Autumn Leaves in Spring

Beech trees hang on to their leaves throughout the winter.

This beech tree had lots of leaves, but they were those of last year.

I tried to find out why beeches quite firmly keep their dry, winter leaves until the new ones push through, but there were no definitive answers.

This one had dropped all of its nuts and deer and other animals were getting some early spring nutrition, but nature’s reasons for hanging on to the leaves remains a mystery.

12 thoughts on “Autumn Leaves in Spring”

  1. We had a house that had a beech tree on the property. I decided the reason it didn’t drop its leaves when all the other trees did was because it wanted attention. Nothing more complicated than that.

    1. Hahaha. 😀 I really don’t appreciate these needy, attention-seeking trees that we find everywhere these days. Hanging on to their leaves like that! Who do they think they are? 😉

  2. Hmm. I had no idea. So, do the “autumn” dead leaves fall and leave a mess in the spring instead? I’m not familiar with the names of trees, so I wonder if we have beech trees here. I don’t know the names of the trees with the deep red berries all around here. One of the trees kept its berries throughout the fall and winter, and they’re still there now. Thanks for teaching me something new, Lynette.

    1. These sort of just come off a bit at a time as the new leaves push through. At first I thought that the leaves might be useful for nesting birds, but the birds aren’t bothering with them, so that idea is out. When I looked up this phenomenon, there are all kinds of theories, but no real answers.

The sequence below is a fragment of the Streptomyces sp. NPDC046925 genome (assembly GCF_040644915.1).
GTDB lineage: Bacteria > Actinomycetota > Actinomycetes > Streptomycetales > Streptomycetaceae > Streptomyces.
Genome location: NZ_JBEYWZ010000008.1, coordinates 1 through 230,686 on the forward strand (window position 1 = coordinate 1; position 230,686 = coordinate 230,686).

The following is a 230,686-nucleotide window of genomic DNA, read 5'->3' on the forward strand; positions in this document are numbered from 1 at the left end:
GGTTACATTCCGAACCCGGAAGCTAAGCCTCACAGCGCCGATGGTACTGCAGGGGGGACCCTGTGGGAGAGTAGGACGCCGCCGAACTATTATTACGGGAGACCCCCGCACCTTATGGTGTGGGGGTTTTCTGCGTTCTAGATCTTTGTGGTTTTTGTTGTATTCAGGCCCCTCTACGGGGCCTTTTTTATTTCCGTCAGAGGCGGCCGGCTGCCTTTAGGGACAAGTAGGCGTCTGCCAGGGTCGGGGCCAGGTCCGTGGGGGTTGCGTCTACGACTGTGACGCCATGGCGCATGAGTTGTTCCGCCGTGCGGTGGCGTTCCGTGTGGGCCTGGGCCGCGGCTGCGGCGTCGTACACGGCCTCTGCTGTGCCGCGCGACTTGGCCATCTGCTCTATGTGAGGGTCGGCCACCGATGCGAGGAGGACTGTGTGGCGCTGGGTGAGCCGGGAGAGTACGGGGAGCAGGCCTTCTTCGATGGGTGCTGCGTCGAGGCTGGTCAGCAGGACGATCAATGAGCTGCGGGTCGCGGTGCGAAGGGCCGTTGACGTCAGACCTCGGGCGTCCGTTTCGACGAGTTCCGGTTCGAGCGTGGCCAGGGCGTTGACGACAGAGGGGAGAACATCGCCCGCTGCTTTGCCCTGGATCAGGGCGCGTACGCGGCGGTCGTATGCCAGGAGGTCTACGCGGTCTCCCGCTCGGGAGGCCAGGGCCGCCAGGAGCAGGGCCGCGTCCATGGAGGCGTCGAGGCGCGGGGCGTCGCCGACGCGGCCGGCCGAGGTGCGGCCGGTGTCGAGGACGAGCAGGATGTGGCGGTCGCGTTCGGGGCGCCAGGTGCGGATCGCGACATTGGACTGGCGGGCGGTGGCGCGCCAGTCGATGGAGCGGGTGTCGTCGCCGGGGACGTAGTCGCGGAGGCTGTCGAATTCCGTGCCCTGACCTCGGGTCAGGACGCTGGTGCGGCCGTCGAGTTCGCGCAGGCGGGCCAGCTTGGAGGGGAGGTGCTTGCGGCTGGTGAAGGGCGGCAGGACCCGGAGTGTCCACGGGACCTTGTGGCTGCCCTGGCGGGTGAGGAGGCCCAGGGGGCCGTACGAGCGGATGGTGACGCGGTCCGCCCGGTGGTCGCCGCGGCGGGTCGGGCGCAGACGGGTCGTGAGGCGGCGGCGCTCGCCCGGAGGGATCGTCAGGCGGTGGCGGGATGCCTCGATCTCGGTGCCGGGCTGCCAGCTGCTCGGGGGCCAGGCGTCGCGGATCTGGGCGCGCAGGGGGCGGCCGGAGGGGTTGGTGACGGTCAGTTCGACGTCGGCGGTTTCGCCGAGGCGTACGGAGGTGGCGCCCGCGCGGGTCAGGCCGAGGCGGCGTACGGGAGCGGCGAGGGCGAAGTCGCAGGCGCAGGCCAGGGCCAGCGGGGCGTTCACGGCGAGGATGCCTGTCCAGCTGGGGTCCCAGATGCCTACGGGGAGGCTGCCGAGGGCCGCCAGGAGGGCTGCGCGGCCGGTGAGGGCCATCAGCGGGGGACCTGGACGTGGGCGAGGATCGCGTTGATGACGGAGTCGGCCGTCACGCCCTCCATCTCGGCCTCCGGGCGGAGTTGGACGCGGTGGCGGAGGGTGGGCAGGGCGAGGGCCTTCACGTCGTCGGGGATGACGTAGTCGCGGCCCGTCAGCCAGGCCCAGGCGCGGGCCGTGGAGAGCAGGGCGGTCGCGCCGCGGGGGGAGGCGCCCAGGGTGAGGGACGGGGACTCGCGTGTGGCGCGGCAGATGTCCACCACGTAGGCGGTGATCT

The trees with the red berries might be dogwood. They keep their berries throughout the winter because animals will gradually eat them and disperse the seeds. If the berries are in bunches or clusters, it might be a bunchberry dogwood. Dogwoods will keep their berries well into the spring if there are no animals to eat them. Cheers.

      1. Thanks for explaining about trees, Lynette. Our next door neighbor’s tree with berries hangs over our yard. From your explanation, that may be a dogwood. The tree a few doors down has bunches of berries, and that’s the one that still has berries all year round. Sounds like the bunchberry dogwood you described. Cool.😊

  3. It is pretty neat how they cling onto their leaves during the winter. It adds some colour on the trails when the landscape is covered in snow or is otherwise brown and barren, which is always appreciated.

  4. You’ve probably read all the same theories that I have regarding marcescence. I’d think that of providing some spring nutrition added to the soil seems the most evolutionary. A lot of the oaks around here do this also but they retain more color than the local beeches which by the time spring rolls around are almost beached white.

    1. The leaves on this tree had darkened to quite a russet colour after turning a rather brilliant reddish-yellow last autumn. I agree that adding nutrition to the soil seems to be the most logical explanation. It was nice seeing the deer eating some of the nuts on the ground, but those shells are rather rough and spiney, so they had some work to do.

I'd love to hear what you have to say!

Fill in your details below or click an icon to log in: Logo

You are commenting using your account. Log Out /  Change )

Facebook photo

You are commenting using your Facebook account. Log Out /  Change )

Connecting to %s